Gluten Free Tips

hommus

Many people avoid gluten because the protein found in gluten can be extremely hard to digest. I avoid gluten 90% of the time (because I generally feel much better without it), as you can see from a typical day on my plate. Gluten is commonly found in wheat, barley, spelt, rye and kamut. Avoiding gluten has become the new health trend, which is great if you replace gluten with wholefoods such as fruit, vegetables, gluten-free wholegrains, beans, legumes, pulses, nuts, seeds and meat.

However, many people are simply choosing packaged and processed gluten-free options from the supermarket shelves. They assume they’re making a healthy choice because the label says gluten-free. However, they don’t realise the hidden nasties in these packaged foods. If you need to purchase gluten-free products check the ingredients carefully. Often gluten-free options are loaded with soy flour which is highly processed and hasn’t been prepared properly to enable good digestion. Soy flour can actually be harder for your body to digest than gluten! To avoid this, source good quality gluten free products made from almond, chickpea/besan, buckwheat or gluten-free oat flour.

Other gluten free alternatives are quinoa, rice, buckwheat, millet, amaranth, kelp noodles, soba noodles, rice cakes, chia seeds, flax crackers, gluten free oats, mung bean pasta, chickpea pasta, zucchini noodles, black bean pasta, Ezekial bread, lentils, coconut flour and almond flour. I have many gluten free recipes such as cereal, pasta, cake, muffins, biscuits, loaf, pancakes. Also, here are some excellent bread alternatives.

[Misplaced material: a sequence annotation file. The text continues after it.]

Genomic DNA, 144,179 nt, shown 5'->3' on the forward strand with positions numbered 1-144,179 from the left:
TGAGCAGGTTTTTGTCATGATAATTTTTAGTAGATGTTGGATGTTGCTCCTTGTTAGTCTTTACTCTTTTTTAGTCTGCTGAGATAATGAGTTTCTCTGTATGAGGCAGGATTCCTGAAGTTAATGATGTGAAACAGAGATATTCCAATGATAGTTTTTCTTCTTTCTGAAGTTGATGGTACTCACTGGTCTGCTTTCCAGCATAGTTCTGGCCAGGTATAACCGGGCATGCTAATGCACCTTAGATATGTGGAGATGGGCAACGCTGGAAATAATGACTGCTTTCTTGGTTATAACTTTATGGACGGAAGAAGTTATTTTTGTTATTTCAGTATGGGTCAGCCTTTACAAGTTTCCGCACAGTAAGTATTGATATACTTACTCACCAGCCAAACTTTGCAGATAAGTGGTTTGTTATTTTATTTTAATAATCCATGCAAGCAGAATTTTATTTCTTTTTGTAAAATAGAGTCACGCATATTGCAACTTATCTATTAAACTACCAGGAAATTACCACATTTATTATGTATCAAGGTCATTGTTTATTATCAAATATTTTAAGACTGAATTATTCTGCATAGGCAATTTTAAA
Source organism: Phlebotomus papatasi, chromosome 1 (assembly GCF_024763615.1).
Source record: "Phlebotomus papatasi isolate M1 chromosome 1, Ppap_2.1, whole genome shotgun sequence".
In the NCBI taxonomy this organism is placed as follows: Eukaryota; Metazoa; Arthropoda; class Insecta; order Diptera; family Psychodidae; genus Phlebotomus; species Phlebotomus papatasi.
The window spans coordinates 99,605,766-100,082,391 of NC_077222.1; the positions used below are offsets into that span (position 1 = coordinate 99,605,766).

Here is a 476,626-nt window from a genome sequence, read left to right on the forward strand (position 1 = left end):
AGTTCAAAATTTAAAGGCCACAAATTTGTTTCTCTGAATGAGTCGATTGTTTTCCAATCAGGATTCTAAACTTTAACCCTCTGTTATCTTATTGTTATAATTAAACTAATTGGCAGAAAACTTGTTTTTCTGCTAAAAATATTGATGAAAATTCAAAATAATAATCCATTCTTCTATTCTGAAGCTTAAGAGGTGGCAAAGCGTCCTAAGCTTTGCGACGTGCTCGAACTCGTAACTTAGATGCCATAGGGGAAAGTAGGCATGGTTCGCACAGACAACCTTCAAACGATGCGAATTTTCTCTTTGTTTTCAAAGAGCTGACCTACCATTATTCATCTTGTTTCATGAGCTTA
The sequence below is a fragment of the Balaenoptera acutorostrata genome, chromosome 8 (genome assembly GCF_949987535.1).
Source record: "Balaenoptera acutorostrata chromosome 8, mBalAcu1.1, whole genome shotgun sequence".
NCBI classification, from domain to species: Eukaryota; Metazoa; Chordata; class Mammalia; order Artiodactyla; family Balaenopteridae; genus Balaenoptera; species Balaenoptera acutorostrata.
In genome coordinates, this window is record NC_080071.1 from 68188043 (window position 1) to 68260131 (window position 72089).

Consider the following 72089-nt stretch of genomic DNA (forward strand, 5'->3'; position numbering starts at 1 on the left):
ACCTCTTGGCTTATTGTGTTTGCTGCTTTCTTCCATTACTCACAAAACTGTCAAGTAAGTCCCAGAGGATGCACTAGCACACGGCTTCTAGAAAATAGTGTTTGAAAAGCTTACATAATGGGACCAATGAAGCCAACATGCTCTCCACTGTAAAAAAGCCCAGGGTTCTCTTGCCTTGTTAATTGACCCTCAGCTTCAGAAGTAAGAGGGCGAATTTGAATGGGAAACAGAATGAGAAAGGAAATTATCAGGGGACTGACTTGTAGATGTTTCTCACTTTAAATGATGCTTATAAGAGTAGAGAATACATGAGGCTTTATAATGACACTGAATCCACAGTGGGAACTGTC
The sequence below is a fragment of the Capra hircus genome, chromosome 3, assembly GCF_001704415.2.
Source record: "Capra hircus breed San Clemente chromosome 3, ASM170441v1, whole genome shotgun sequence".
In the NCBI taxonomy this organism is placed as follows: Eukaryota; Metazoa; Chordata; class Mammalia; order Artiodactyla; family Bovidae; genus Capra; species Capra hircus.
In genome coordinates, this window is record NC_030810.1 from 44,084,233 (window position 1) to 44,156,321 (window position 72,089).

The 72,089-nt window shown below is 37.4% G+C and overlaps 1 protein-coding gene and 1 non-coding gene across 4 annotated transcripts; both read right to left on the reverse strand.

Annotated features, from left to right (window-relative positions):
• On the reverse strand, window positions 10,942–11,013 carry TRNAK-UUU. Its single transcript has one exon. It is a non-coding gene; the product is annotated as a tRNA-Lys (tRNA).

If you do enjoy gluten, note that wraps and bread made using spelt and rye flour are the easiest to digest as they contain low levels of gluten. Sourdough is also great for digestion as the grains have been through a fermentation process. So spelt and rye sourdough is probably your best option. Make sure you check the ingredients, you should be looking for wholemeal spelt or rye flour, filtered water, salt, etc. Ingredients should be few, simple and you should understand what they are. Bonus points if you can source organic, fermented/sourdough, unbleached and stone ground flour.

(Visited 231 times, 1 visits today)

Leave a Reply

Your email address will not be published. Required fields are marked *

You may use these HTML tags and attributes: <a href="" title=""> <abbr title=""> <acronym title=""> <b> <blockquote cite=""> <cite> <code> <del datetime=""> <em> <i> <q cite=""> <s> <strike> <strong>